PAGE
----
Using the example of how he has to talk when he’s in the ring as a wrestler, he said, “when we are talking, the most natural thing would be to say something like “I’m going to kick your ass.” But we have to be aware of the audience so you have to say, “I’m going to kick your butt.”

Cena knows that his job is to be the WWE superstar – he’s the frontman of wrestling. But in order to break the Chinese market, he learned the language (and broke into it on stage). “I learned Chinese and we go back every year to show Chinese people that we care about them.”

3. Know your audience

When Cena broke into the wrestling mainstream, he was the sport’s Eminem figure. He went into the ring in jorts and vests and even released his own rap album (which went platinum, selling over a million copies). Cena’s star was on the rise and he was connecting with fans and becoming wildly popular. But he took note of who his audience was, and told his boss Vince McMahon that he was going to stop rapping.

“When I started [with the rapping], wrestling had a very different audience. It was 18-35-year-old males. But I started to notice it was becoming more of a family audience. That means we are family entertainment. I couldn’t be rapping for a family audience. And my career truly took off when I became a true version of myself. My audience feels that they know me. And they do.”

4. Never be afraid to ask questions

The key to his success was asking as many questions as he could think of, Cena said. “I got here by looking stupid a whole lot in front of people with a lot bigger job titles than me.”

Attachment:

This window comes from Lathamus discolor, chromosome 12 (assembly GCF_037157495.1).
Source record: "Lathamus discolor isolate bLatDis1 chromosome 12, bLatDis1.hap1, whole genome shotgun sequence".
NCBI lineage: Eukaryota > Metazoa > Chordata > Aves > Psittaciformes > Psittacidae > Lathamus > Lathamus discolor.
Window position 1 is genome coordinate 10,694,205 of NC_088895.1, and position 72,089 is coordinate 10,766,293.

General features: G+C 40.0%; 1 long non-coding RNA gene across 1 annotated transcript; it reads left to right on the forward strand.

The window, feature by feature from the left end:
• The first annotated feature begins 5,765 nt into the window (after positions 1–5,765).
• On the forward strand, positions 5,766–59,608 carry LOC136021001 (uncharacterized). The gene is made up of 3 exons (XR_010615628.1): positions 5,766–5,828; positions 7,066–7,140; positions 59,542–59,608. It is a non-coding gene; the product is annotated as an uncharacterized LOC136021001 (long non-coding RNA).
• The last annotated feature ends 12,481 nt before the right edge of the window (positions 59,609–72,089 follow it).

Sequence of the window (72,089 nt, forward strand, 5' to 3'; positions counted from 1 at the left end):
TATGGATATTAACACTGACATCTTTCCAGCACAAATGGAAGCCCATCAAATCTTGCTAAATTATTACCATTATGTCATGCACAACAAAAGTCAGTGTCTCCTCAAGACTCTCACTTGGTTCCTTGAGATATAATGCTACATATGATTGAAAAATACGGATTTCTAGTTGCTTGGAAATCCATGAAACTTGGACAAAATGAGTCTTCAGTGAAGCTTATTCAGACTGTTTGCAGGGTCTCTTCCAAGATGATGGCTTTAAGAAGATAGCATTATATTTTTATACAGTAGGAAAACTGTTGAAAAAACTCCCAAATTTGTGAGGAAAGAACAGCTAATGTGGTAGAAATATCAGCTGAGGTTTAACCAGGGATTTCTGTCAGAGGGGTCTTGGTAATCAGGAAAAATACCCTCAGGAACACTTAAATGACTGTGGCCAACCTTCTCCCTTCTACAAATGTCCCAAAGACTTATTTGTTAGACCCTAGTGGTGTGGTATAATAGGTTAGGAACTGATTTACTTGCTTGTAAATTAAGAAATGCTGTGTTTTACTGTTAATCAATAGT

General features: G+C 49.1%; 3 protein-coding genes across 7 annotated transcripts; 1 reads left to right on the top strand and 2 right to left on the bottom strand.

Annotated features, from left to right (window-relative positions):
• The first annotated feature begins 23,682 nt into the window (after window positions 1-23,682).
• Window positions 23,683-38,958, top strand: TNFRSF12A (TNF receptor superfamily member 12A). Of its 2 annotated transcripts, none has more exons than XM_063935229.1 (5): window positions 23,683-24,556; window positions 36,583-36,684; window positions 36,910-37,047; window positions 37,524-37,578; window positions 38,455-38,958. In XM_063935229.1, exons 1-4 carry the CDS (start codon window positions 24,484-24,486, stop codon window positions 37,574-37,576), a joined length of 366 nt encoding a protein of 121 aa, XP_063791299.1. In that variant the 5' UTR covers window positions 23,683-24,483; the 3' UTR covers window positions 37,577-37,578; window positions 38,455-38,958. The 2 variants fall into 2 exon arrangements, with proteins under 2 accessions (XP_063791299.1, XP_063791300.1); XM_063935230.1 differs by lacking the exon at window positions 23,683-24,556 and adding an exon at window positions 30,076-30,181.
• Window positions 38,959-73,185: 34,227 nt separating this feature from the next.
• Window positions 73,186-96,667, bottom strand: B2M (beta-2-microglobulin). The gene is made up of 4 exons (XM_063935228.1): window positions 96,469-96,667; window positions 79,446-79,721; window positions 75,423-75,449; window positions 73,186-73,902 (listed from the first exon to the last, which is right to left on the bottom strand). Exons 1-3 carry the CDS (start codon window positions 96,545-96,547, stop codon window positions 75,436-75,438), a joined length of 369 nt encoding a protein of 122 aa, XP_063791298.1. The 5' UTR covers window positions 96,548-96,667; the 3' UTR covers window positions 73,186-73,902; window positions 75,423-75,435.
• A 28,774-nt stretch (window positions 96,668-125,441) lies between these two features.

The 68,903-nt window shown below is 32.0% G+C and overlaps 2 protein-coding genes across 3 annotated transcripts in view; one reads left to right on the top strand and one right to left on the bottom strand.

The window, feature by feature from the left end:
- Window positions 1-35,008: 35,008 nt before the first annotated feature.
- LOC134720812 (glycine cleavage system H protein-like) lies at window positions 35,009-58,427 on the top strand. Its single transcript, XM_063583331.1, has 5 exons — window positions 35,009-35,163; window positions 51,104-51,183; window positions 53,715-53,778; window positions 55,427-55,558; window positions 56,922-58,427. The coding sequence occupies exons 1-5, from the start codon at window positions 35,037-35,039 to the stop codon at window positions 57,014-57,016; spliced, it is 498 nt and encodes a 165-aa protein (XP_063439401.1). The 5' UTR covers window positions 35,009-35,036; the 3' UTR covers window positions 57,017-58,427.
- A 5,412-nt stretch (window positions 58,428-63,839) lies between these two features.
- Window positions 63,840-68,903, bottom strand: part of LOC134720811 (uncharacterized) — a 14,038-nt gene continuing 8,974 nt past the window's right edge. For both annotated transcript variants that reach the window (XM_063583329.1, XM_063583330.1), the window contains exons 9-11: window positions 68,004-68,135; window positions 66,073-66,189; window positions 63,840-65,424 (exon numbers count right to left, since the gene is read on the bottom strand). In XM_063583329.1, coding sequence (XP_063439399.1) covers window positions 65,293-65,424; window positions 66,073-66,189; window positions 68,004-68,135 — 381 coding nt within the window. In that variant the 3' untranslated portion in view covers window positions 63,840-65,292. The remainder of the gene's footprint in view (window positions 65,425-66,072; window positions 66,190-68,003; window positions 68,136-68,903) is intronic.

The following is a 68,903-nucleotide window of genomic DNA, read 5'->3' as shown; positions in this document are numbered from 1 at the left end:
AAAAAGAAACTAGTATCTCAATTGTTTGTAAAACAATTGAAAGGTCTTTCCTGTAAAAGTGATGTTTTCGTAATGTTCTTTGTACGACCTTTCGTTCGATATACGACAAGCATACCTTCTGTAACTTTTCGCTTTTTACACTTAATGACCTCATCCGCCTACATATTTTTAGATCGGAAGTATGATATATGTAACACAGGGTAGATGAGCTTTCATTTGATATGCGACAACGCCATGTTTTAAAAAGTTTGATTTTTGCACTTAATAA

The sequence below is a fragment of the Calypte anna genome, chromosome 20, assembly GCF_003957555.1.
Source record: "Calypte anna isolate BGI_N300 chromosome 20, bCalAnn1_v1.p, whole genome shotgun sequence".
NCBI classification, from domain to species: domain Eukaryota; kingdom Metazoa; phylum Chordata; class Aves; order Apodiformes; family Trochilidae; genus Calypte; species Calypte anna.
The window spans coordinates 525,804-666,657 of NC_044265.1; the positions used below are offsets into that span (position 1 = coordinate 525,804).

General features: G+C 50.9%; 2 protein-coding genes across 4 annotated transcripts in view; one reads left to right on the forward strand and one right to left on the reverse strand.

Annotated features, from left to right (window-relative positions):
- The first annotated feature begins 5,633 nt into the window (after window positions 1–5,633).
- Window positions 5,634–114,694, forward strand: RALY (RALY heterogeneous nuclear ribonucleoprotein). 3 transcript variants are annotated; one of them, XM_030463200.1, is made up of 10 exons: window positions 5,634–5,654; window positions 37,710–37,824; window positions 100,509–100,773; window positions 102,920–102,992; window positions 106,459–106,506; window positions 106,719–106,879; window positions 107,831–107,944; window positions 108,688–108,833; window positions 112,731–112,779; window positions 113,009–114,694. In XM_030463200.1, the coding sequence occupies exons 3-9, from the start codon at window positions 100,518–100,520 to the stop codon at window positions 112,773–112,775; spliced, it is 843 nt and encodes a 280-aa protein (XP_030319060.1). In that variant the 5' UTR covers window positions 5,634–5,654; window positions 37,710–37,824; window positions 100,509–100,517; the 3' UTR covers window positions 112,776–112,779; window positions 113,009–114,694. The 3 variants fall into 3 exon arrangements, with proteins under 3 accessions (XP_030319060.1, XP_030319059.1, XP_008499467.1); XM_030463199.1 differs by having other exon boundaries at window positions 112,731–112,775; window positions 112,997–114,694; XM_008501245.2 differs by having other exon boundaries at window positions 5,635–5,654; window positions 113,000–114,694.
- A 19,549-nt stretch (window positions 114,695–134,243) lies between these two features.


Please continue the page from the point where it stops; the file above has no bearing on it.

But that inquisitive nature is still with him to this day. “I speak with our live event merchandise team, and I got to know them because they are selling shirts with my face on them. I did the same with the TV production people and anyone else I could think of too. Why? Because if you want to go far up the ladder, you have to know a little about everything.”

5. Love what you do

This one might seem self-evident but again, Cena came equipped with an illuminating explanation. “If you do not love what you do,” he said, “then you are in the wrong business. You have to be authentic. How do you create authenticity? With passion. It has to be real every time.”

But loving it is not enough. You have to put in the graft too. “When I was young I got a break from a guy and I asked him what I should do to succeed. What he said to me has stayed with me ever since. He told me the secret was to, “show up early and outwork the other guy. Once I get into the ring, I think I’m Superman. And nobody can tell me otherwise.”

Who would even dare?

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About Paul Mc Nulty

A displaced Mayoman in Dublin. Turns full yobbo at Croke Park when following his countymen's travails (profile picture confirms this). An admirer of the lyrical majesty of the Saw Doctors and the existential musings of Stephen Ireland. Fully adheres to Mark Corrigan's opinion that Frosties are just Corn Flakes for people who can't handle reality.